This defense of professionalization ultimately points back to the central role of the principal-agent model in Bush’s argument. The model assumes that the donor has the right intentions and ‘knows best,’ but cannot exert sufficient control over the recipients of financial support. This explains why the first policy recommendation Bush identifies in her conclusions is to enhance top-down observation and control (228). An emphasis on supervision makes most sense when we deal with relatively simple goals, linear causal chains, and well-defined attribution of results to program activities. Considering the complexity of democracy promotion as a goal, its theory of change likely involves nonlinear processes, long-term projections of outcome and impact, and significant challenges in measuring the results of program activities in comparison to unrelated factors shaping political developments. This suggests that the core problem is not insufficient supervision, but greater dialogue between funders and NGOs about their respective theory of change, how they ensure continuous learning, and in what ways local knowledge can be mobilized. Bush makes this point as part of her six policy recommendations (229), but it remains in tension with the strong emphasis on increased donor control.
The application of the principal-agent model here may also inadvertently lead Bush to underestimate the role of donors. Bush does not argue that NGOs as agents agree to certain programs, but then fail to deliver during the implementation phase. This does not seem to be a story of ‘slippage’ or of donors being unclear about their expectations or being unable to force agents to do as they promised. If donors ultimately approved all the tame programs, then the question might be why they did so, not why agents did something other than what principals wanted. This suggests that research building on this study should focus additional attention on the changing relationships between donors and NGOs. Bush’s book effectively complicates the traditional focus on state interests by introducing NGOs as key players in their own right. Bush not only sets a very high research standard here, but greatly advances our understanding of the role of transnational relations and NGOs well beyond the issue area of democracy assistance. The questions that this book raises for subsequent studies highlight the nature of donor-NGO relationships as well as the effects produced by professionalization.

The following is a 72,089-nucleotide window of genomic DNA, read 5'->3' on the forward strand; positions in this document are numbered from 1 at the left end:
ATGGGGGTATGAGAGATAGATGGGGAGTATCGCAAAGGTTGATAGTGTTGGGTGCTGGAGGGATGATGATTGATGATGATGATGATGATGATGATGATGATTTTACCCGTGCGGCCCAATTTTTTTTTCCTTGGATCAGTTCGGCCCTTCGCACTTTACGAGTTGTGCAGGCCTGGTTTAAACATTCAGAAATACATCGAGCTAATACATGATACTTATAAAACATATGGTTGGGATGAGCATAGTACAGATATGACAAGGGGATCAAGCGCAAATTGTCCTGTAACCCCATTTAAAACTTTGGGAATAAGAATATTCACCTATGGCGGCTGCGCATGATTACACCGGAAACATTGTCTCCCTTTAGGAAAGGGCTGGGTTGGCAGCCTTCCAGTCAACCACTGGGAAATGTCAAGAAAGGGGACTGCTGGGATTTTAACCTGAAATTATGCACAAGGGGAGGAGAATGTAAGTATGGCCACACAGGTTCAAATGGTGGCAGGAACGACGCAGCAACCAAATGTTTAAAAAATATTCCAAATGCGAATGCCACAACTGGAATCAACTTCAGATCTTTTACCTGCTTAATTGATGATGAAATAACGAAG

Sarah Bush’s book is a timely, invaluable, and thought-provoking volume that offers a distinctive perspective on persistent shortcomings to democracy-support efforts around the world. As others in the roundtable review will in all likelihood have described the book’s contents, its place within the academic literature, and the large parts of it that are concerned with social science methodology, I focus my comments on questions related to policy developments.
The book covers much ground that is familiar to studies of democracy promotion, but claims to offer two main innovations. The first is its emphasis on the extent to which Non-Governmental Organizations (NGOs) that implement projects condition the nature of democracy support. The second is the book’s argument that democracy assistance has become increasingly tepid, or, in Bush’s words, ‘tame’. Both of these two central claims contain elements that are convincing and important to the field of democracy support. Arguably, however, they also require more balanced interrogation and raise a further set of questions related to recent policy developments in international democracy support.
With regards the first claim, Bush’s book is nuanced enough not to claim that democracy promotion NGOs completely displace governments’ strategic calculations, but rather argues that a more ‘complete’ explanation of democracy assistance should take into consideration NGOs’ preferences and influence. In this claim, Bush is surely right and makes a valuable addition to the literature.